For Dunne, it's not the money
December 17, 2001
If the past is prologue, First Deputy Commissioner Joe Dunne's decision to leave the Police Department gives him a better chance at becoming commissioner than had he remained.
Dunne announced his retirement after mayor-elect Mike Bloomberg chose Ray Kelly as his police commissioner. Bloomberg knows Kelly, who endorsed him for mayor. Kelly also is eminently qualified.
Dunne, who was passed over 16 months ago when Mayor Rudolph Giuliani selected Bernard Kerik as commissioner, will join the financial firm UBS Paine Webber as director of security and triple his first deputy's salary of $158,800.
Dunne and his wife, Barbara, say he didn't leave for the money.
Unlike baseball players Alex Rodriguez or Mike Hampton, they're telling the truth.
"It was never about the money," said Barbara Dunne, who, in fact, urged her husband to remain. As she put it about the first dep's job, "It's the second greatest job in the world." But having been passed over a second time, Dunne decided it was time to move on.
Dunne said Bloomberg called him at home two days before he announced he'd selected Kelly. "He said he wanted me to hear it from him," Dunne said. "I appreciated the call. He told me, 'We would like to keep you in city government,' but there was no follow through." Instead, a day later Kelly called him, "I understand you're not interested in staying," Dunne quoted Kelly as telling him.
So what's the moral of the story? "It's not that life is unfair," Dunne said. "It is that the mayor must be entirely comfortable with his police commissioner. He can make mistakes with other appointments and fix them. But he has to get it right with the police commissioner."
History supports his view. Former Mayor David Dinkins didn't know Lee Brown, who was a disaster as police commissioner. Ditto for John Lindsay and his commissioner Howard Leary.
Of course, there are exceptions, such as Ed Koch and Robert McGuire. They didn't know each before Koch appointed him and they got on like gangbusters. McGuire also proved to be one of the department's finest commissioners.
On the other hand, Rudy Giuliani knew Howard Safir.
As for Dunne, here is the good news. In the past 28 years, only one commissioner has come directly from the ranks. That was Kelly, who succeeded Brown in 1992 after the Crown Heights riots and the collapse of the Internal Affairs Division.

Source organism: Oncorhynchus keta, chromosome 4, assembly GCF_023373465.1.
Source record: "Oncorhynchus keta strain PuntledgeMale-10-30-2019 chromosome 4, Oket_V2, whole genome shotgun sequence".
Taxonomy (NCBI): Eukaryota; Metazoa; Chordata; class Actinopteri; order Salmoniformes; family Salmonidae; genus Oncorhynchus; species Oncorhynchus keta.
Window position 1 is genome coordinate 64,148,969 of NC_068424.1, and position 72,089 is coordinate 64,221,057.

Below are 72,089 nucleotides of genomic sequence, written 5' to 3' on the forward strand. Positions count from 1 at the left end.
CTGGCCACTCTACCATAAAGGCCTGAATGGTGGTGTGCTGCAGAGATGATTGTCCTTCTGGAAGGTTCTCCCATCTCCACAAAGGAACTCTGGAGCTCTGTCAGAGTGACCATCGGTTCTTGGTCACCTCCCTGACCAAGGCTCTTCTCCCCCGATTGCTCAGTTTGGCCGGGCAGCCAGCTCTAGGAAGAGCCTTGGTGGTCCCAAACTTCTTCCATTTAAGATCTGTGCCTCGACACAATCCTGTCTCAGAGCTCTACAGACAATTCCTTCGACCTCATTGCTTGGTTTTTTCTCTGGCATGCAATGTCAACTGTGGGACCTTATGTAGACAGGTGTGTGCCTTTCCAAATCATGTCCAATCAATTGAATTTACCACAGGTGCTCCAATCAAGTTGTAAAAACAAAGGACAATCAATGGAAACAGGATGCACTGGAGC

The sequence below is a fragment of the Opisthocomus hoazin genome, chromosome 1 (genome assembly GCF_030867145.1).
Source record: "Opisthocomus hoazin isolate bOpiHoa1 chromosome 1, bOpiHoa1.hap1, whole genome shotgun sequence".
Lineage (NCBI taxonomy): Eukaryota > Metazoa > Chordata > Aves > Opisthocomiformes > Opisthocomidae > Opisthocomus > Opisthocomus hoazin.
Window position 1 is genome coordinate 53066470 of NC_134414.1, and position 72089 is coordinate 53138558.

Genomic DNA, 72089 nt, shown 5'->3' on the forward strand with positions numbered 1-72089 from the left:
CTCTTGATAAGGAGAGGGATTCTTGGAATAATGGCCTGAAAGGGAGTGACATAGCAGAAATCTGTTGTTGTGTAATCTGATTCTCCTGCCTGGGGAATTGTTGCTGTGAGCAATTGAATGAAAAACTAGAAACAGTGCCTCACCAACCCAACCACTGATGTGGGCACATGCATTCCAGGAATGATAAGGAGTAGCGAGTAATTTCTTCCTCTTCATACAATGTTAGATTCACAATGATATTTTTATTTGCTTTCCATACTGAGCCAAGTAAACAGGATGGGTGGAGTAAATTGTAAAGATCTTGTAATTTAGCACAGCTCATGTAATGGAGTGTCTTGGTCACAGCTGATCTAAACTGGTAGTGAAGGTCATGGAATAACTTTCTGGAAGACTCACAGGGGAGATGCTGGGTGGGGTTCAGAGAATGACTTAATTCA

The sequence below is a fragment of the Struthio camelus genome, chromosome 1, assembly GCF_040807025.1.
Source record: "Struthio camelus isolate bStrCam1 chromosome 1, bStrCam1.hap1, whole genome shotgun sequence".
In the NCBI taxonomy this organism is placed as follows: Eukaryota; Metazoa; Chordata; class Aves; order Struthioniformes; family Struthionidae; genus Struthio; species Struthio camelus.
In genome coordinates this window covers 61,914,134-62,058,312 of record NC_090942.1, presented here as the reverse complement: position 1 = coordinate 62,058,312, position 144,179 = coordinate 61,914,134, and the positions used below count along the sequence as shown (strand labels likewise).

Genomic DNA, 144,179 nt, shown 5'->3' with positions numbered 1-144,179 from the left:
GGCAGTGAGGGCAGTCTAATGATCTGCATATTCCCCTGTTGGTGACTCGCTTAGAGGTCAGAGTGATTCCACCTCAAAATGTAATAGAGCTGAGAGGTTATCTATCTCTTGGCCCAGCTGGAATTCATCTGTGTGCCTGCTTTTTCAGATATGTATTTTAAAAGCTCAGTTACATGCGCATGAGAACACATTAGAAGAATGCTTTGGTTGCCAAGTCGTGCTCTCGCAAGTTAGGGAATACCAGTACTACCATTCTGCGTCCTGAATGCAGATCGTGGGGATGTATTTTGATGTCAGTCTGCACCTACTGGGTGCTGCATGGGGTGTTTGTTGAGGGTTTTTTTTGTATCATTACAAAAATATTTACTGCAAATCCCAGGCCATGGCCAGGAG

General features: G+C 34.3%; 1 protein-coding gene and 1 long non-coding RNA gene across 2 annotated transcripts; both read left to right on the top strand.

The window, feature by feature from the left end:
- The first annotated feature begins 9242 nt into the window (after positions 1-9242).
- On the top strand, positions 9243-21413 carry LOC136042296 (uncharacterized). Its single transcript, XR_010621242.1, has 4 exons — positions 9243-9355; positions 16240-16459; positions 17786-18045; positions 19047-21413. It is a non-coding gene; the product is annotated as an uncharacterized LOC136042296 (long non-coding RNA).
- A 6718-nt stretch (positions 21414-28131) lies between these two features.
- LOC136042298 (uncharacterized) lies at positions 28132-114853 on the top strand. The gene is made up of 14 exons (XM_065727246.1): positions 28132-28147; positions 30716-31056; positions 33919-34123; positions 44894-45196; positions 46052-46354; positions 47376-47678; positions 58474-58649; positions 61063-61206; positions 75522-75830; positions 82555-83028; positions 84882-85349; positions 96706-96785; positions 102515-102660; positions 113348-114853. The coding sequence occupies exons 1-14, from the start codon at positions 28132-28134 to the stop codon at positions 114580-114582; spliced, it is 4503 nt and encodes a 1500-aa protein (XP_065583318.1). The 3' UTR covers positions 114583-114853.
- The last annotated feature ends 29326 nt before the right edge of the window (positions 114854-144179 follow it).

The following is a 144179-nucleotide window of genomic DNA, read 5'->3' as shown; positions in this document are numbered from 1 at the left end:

In those 28 years, five officers from the NYPD ranks were appointed commissioner after they left the department. They include Patrick Murphy, appointed by Lindsay; Mike Codd, appointed by Abe Beame;Ben Ward and Richard Condon, appointed by Koch; and Kelly, who after serving as commissioner until 1994, left the department after Giuliani appointed Bill Bratton.
By retiring, Dunne's chances would seem to improve 500 percent.
First complaint: the 32 photographs of Ground Zero taken by police photographers John Botte and David Fitzpatrick, some of which Kerik appears in, most of which he does not.
According to Kerik's spokesman, Tom Antenen, Kerik calculated the cost of each picture if sent over the wires of the Associated Press at $75, doubled it, then went beyond that and wrote out a $7,500 check to the Twin Towers Fund that is controlled by Mayor Giuliani.
No explanation of how the use of those photos does not violate what Patrolman's Benevolent Association officials say was Giuliani's warning to city employees working at Ground Zero against selling photos of the site for commercial purposes.
Second gripe: Kerik's relationship with Det. Lenny Lemer, his friend who traveled to Newark, Ohio, to help Kerik learn the details of his mother's murder.
Documents made available to Newsday show Lemer made three trips to Ohio. The dates: June 19-21; July 10-12; and Aug. 3-5. Kerik maintains Lemer went on his own time, drove his own car and reported bills totaling $838.74. Kerik reimbursed him with a personal check on Aug. 19. The check was shown to Newsday.
But was Lenny paid back in another way? Earlier this month, Lemer and three other detectives received the department's Combat Cross, its second highest medal for "extraordinary heroism," for their role in apprehending seven members of a violent drug gang. After two other suspects began shooting at the cops, Lemer and Det. Thomas McGrath pursued the fleeing gunmen, mortally wounding them.
But note the incident's date: June 29, 1996. That's more than five years ago. Was there a reason the previous commissioner hadn't honored the four earlier?
© 2001 Newsday, Inc. Reprinted with permission.